GATLINBURG, Tenn. (WATE) — Panic ensued late Tuesday night as water gushed from higher elevations in the Smoky Mountains to the Greenbrier Campground.

The campground, once filled with campers and tents, quickly became part of the Little Pigeon River.

“People screaming and kids crying,” said Justin Spurk.

Spurk and his wife were preparing to go to sleep in their tent when a neighbor warned them about the rising water, urging them to get to higher ground.

“We hurried up and jumped out,” said Spurk. “We had to stack picnic tables like two on top of each other just because the water was like up to here. All the adults, we stood in the water and put the kids up on top of the picnic tables.

Spurk and his neighbors were eventually rescued by first responders. They’re thankful the biggest thing they lost was their tent. In another area of the campground–where water and damage were the worst–another family was also struggling.

“I was panicking the whole time,” said Jorge Alcantar, whose family is visiting the Smokies from Florida. “Was having a good day hiking and stuff. We’ve got pictures of, maybe two, three hours, on my Snapchat we were all happy and stuff and everything was all good.”

Alcantar and his dog left their site for ten minutes–when they returned–everything had changed. Rushing water prevented them from getting to their family. Alcantar watched as his wife and four-year-old daughter struggled to get on top of a table as the water rose.

“I was yelling, my dog was trying to cross the river. I tried to, but it was too strong. There was debris flying by. Family was ok, they got on the bench, on the picnic table, and was waving the lantern, trying to get help. I went to the front and everybody was panicking,” said Alcantar.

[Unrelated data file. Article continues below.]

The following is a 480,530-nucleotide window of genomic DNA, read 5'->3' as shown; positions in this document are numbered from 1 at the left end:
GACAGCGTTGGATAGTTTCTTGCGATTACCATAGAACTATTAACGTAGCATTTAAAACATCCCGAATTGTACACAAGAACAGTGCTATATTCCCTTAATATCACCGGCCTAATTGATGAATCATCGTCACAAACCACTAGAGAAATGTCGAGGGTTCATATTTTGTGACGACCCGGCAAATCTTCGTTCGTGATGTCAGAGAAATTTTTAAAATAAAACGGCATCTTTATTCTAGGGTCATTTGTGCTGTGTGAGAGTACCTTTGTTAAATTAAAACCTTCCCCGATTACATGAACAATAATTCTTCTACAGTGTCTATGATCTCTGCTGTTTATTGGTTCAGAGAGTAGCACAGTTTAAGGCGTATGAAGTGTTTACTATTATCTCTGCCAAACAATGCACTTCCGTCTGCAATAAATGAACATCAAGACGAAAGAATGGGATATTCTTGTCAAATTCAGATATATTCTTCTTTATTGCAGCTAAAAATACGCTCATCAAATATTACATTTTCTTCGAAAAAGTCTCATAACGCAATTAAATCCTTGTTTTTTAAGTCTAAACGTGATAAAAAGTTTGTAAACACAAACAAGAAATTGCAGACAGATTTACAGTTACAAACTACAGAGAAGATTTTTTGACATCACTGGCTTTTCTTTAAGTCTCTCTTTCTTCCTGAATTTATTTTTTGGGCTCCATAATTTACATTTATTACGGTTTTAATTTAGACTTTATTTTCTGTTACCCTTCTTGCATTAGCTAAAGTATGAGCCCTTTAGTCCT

As he watched his family make their way to safety. Alcantar also watched as his two cars were swept away by the current.

“Our car was smashed into a tree, glass everywhere, it was horrible. Mud was everywhere inside the car. Just got to take it day by day everybody is still stressed a little bit,” said Alcantar.

Alcantar isn’t alone. Several others cars were swept away during Tuesday night’s storm. Thankfully, only cars and material items were lost. According to Sevier County EMA, there were no injuries.

The campground has been closed, many people spent the day packing their belongings and are moving out. Machinery has been brought in and is now hauling dirt and gravel to fix camping sites. As many people spent the day leaving, others spent the day coming back to retrieve their things. Spurk spent most of Wednesday walking alongside the river, trying to find some, if any, of his belongings.

“I found my cooler and that was about it. There’s all kinds of stuff, tents in trees, taillights from cars stuck in the side of the trees. A golf cart looks like it spent the night in a tree,” said Spurk.

But many folks, like Gina Powers, say they’ve been coming to this campsite for years, but now they aren’t sure when or if they’ll be back.

“I think how they decide to deal with this, because all businesses have the natural disaster clause, so I think ever how Greenbrier decides to deal with this disaster will depend on whether are going to be committed to coming back here,” said Powers.

Time will only tell whether this remains a popular camping spot here in the Smokies. For now, major cleanup remains underway.